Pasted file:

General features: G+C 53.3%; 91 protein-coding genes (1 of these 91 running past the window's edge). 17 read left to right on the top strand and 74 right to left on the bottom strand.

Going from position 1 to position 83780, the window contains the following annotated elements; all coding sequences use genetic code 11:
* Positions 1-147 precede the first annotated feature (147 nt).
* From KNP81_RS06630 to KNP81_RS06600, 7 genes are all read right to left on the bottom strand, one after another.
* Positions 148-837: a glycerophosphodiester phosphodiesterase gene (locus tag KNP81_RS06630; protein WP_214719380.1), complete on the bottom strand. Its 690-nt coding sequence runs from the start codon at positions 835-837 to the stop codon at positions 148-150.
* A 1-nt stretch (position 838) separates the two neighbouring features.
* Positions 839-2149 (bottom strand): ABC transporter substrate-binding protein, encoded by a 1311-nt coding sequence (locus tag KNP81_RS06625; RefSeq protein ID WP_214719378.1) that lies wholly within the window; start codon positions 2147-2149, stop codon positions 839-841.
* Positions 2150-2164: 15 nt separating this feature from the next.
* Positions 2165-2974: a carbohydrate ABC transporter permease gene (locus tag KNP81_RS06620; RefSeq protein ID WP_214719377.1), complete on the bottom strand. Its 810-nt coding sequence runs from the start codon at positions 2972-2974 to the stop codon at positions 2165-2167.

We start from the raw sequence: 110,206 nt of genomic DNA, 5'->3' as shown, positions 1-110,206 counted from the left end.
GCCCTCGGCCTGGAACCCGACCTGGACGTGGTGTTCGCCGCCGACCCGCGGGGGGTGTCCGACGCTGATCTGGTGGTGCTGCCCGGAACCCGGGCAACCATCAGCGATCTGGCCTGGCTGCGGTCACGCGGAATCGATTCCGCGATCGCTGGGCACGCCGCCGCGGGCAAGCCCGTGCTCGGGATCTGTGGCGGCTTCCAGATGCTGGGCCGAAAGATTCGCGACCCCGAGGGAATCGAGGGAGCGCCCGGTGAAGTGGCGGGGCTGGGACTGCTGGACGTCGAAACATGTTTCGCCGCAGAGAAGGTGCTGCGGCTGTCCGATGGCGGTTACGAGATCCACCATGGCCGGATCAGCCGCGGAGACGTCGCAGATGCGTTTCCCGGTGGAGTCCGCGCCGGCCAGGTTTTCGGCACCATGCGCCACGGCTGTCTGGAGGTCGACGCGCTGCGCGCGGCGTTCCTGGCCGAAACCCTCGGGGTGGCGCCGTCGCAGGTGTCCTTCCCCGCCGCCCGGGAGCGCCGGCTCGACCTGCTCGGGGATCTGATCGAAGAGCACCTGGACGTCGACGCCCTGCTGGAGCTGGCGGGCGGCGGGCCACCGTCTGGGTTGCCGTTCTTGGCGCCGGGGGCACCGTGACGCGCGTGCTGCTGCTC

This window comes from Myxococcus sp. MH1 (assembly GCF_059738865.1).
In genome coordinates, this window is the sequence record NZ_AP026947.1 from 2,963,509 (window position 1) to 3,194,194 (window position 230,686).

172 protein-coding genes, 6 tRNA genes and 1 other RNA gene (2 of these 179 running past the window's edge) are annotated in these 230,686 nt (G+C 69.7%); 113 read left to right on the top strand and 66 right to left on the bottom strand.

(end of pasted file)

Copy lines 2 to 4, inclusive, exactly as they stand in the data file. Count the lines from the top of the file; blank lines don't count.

Going from position 1 to position 83780, the window contains the following annotated elements; all coding sequences use genetic code 11:
* Positions 1-147 precede the first annotated feature (147 nt).
* From KNP81_RS06630 to KNP81_RS06600, 7 genes are all read right to left on the bottom strand, one after another.